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It’s time for me to wish all my Indian friends and clients a wonderful Dhanteras – which this year falls today, 13 November, and a very happy Diwali, or Shubh Diwali in Hindi.

Diwali is the annual festival of lights and kicks off with Dhanteras, which is actually two words, Dhan meaning wealth and Teras which means 13th day. The Indian goddess Lakshmi, the goddess of wealth, is traditionally worshipped on Dhanteras, along with the god Ganesha, the god of knowledge and the god Kuber, another god of wealth.

It’s no surprise therefore that this time of year is a traditional gold-buying season for billions of Hindus, Jains, Sikhs and others across the world. Wealth and knowledge – the two things go together and find their natural joint home in gold.

Over many years Indians have accumulated some 25,000 tonnes of gold. In India, an average monthly per capita expenditure on gold and jewellery is about Rupees 494 (about $7) in urban households; It’s around half that in rural areas. This accounts for nearly 23% of the households’ durable purchases.

Why is gold-buying so associated with Dhanteras and Diwali? According to Hindu folklore there once was a king named Hima, whose son was predicted to die on the fourth day of his marriage. Hima’s daughter-in-law saved her husband from dying by preventing the god of death, Yamaraj from entering her house. She did so by placing a lot of Diyas – a small oil-lamp made from baked clay – plus a heap of gold jewellery and silver coins at the door. The strong light coming from the glittering jewellery and the bright Diyas blinded Yamaraj who couldn’t take Hima’s son’s life. It is therefore believed that buying gold and silver jewellery can protect you and your family members against any ill will, and will bring good luck, wealth, and prosperity to the house. The most auspicious time to buy gold during Dhanteras is held to be between 6:42 am and 5:59 pm.

I think the most auspicious time to buy gold is all year through – although I would say that, wouldn’t I? But this year’s Dhanteras coincides with a recent (and probably short-lived) fall in the price of gold, so gold-buyers can pick up a bargain.

2020 will be remembered as the year of the virus but also as the year of the lockdown. Lockdowns have been imposed the world over, and they certainly will cut people’s ability to handle, look at and buy physical gold this Dhanteras, although the All India Gems and Jewellery Domestic Council (GJF) is hopeful that as much as 70% of last year’s business will be done this year, and others are hopeful that business could be almost normal.

This year, I have a suggestion for anyone looking to buy or give gold who doesn’t want to go through the tedium of shopping either on-line or face-to-face. Through Glint it! (not available in the US as yet but soon will be) it makes sending gold to your friends and family easy-peasy. And remember – at Glint, your gold is legally allocated to you. It’s not paper, it’s not crypto or ‘backed-by’, or a credit note; it is real gold, kept in a Brinks vault in Switzerland. Brinks is insured by Lloyds of London and their policy covers the replacement value of Glint client’s gold as held in their vault.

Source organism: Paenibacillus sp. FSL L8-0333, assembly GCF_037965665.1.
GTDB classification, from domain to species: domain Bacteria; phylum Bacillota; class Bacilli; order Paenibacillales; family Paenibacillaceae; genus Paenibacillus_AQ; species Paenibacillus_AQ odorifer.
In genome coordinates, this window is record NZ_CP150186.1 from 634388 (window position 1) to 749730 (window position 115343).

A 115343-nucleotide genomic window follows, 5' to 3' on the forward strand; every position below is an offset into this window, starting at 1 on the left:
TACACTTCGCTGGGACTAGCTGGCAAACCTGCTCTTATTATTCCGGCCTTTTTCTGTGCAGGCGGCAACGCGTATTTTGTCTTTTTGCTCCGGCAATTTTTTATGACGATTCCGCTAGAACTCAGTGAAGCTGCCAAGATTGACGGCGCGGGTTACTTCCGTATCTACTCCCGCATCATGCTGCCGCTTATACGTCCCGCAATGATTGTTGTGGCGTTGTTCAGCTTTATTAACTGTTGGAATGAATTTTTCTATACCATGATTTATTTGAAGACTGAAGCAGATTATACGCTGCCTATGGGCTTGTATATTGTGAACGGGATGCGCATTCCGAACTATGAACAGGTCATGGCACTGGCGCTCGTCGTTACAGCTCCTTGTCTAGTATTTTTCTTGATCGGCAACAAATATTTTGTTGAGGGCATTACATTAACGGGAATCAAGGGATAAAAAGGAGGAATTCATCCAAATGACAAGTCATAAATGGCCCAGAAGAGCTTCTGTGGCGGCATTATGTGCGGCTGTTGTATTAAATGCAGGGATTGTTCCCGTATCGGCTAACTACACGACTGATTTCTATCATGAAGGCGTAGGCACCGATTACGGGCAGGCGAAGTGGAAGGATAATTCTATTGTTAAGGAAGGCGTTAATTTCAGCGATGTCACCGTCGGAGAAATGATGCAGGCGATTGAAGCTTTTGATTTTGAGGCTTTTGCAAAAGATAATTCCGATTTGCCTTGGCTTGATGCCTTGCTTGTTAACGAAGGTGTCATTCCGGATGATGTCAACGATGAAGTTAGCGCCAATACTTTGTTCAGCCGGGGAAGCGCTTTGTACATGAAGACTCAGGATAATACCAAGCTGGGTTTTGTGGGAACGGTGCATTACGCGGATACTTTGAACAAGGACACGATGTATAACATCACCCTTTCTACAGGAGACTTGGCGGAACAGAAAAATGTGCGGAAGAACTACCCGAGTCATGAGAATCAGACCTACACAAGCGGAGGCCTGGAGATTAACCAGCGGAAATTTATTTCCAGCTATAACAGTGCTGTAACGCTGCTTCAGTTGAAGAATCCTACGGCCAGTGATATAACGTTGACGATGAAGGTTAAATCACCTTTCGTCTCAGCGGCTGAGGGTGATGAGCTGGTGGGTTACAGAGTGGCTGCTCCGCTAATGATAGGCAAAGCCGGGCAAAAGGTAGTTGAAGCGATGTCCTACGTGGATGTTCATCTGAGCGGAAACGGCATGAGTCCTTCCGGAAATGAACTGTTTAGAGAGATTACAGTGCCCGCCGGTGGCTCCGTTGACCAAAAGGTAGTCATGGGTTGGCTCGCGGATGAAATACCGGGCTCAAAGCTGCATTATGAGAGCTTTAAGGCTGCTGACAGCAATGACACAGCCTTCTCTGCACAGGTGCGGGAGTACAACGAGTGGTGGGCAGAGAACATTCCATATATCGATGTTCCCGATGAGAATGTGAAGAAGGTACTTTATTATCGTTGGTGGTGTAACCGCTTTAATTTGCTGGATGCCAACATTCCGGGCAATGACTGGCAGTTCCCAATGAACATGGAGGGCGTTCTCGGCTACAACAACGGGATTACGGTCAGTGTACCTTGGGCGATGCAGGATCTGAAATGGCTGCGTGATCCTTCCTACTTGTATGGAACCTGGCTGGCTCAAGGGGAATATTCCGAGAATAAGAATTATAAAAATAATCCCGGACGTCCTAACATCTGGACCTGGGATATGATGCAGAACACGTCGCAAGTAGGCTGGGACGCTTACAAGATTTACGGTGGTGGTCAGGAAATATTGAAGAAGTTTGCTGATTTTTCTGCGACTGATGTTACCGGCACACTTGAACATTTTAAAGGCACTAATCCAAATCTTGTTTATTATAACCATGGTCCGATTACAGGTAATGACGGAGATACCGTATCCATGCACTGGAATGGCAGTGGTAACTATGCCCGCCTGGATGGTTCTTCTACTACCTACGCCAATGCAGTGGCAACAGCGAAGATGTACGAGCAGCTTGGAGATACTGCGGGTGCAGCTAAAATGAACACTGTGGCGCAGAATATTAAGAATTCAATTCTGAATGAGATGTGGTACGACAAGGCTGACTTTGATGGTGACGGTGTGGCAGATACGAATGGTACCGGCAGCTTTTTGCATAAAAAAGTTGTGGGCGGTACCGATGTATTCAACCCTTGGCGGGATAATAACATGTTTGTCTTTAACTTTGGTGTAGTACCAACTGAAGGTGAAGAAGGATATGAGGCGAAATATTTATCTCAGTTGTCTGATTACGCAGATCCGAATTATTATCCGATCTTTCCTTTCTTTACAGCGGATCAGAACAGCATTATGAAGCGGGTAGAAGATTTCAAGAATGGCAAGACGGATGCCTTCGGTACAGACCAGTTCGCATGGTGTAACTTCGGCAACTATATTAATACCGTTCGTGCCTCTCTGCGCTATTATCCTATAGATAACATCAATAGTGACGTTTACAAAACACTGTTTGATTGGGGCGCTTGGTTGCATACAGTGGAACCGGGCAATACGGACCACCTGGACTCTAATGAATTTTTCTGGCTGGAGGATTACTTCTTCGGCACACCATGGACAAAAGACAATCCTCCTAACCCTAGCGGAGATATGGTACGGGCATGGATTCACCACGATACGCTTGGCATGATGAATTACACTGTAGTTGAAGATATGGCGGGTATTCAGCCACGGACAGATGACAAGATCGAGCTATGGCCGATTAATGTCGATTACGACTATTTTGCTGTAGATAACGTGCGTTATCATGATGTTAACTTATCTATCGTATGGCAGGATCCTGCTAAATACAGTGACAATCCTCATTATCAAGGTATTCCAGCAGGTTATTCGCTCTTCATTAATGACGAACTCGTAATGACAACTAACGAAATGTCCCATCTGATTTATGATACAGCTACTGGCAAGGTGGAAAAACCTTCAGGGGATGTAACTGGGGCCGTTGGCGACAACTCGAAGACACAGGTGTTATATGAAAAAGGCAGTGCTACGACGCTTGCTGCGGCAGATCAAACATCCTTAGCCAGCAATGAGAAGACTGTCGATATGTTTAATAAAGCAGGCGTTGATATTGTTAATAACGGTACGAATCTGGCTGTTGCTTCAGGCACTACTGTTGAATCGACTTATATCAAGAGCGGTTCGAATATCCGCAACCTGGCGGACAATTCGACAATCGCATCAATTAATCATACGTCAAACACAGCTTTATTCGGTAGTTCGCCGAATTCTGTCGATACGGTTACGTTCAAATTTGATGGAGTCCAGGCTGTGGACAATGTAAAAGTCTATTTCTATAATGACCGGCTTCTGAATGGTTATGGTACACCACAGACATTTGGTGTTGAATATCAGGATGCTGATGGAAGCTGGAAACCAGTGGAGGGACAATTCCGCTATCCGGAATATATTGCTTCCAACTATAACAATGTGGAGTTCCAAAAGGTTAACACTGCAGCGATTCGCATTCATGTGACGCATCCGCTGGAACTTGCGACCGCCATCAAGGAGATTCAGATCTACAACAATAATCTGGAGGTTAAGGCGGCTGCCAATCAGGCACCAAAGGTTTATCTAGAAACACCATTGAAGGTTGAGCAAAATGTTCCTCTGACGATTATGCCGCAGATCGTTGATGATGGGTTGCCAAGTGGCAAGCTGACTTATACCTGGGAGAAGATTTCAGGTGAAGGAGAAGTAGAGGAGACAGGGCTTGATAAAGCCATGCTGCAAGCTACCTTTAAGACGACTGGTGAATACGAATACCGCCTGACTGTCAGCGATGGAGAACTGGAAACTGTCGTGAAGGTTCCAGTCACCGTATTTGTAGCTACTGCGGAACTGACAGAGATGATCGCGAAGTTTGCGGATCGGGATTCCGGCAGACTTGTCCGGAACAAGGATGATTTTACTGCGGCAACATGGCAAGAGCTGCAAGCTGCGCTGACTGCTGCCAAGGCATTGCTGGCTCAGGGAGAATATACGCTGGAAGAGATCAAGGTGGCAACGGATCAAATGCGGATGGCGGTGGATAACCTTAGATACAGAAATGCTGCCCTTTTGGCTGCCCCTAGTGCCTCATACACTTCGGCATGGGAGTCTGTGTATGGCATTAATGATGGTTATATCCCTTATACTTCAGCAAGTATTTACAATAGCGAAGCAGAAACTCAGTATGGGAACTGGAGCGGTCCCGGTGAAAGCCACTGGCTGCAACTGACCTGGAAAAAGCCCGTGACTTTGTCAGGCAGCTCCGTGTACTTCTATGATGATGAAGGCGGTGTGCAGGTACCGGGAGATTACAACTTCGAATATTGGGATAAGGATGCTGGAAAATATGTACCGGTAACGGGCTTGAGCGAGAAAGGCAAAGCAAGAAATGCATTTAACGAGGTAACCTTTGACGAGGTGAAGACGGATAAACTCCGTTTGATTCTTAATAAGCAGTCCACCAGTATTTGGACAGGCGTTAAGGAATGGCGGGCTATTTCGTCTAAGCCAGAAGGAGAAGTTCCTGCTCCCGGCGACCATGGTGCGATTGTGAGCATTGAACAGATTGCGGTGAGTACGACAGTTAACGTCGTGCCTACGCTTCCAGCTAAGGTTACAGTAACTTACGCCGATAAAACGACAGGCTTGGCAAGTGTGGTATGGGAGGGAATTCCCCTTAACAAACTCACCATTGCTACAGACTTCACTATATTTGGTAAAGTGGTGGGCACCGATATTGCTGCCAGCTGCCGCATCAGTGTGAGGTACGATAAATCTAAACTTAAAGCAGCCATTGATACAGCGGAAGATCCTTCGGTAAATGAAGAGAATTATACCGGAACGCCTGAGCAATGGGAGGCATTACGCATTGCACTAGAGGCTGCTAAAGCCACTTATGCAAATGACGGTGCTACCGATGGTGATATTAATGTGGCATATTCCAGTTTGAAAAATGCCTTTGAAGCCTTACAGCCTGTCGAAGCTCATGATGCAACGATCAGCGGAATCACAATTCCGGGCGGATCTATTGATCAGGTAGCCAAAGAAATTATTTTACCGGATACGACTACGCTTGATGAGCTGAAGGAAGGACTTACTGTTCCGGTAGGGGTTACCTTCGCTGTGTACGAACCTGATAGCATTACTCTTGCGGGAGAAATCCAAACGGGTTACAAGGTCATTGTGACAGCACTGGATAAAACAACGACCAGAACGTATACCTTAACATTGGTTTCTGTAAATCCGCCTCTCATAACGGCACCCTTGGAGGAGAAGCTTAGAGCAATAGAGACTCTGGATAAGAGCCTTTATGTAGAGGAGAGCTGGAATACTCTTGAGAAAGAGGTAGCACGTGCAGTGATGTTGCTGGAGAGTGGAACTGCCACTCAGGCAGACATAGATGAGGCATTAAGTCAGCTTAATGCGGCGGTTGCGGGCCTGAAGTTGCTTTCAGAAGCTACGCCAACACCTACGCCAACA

So your gold is real, it’s safe, it’s yours. It is the very best way of connecting wealth with knowledge.

See you next week, happy Diwali!


Soapbox: A Tale Of Two Victories

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Is there cause for an outbreak of jubilation this week? Certainly, there is one piece of news which brought joy to many, the announcement of what has been greeted as a “breakthrough” vaccine candidate against Covid-19, which its developers claim is “more than 90% effective in preventing” the virus in trial participants. The gold price reacted to this news by dropping almost 5%, its steepest drop in more than seven years. That was less good news. Even so, the gold price has risen from where it was a year ago by almost 25% in Sterling terms, and by nearly 28% in US dollars.



The second bit of good news, if you are a Democrat supporter, is that Joe Biden surpassed the 270 Electoral College votes to win the presidency of the US.

All that needs doing now is to inoculate 7.8 billion people and watch Joe Biden unite a deeply divided nation. While the first will take many months and a globally-coordinated logistical effort that makes the Moon landing look like a cakewalk, the second is beyond hope. The vaccine needs to be approved by regulatory authorities as not just effective but safe; it requires storage until just before use, at minus -70C (-94F)ᵒ; and the magical figure of 60% or more herd immunity will not be achieved on a global basis very fast, given that doses are unlikely to be available for more than 20% of the world’s population. Pfizer, one of the partners in this vaccine, is also alleged to have a reputation for publicity-seeking.

We are still deep in the Covid-19 wood.

Democracy at work

In a parallel wood, Joe Biden got the Electoral College but the Democrats failed to achieve the predicted landslide – he took 50.8% of the popular vote while Trump garnered 47.5% (and independents the rest). The popular vote doesn’t matter – in 2016, Hillary Clinton got more than 65 million popular votes against Donald Trump’s almost 63 million, but Trump got 304 of the Electoral College and therefore won. This time Trump won more than 71 million of the popular vote, against Biden’s more than 76 million – respectively the second-highest and highest popular votes in US history.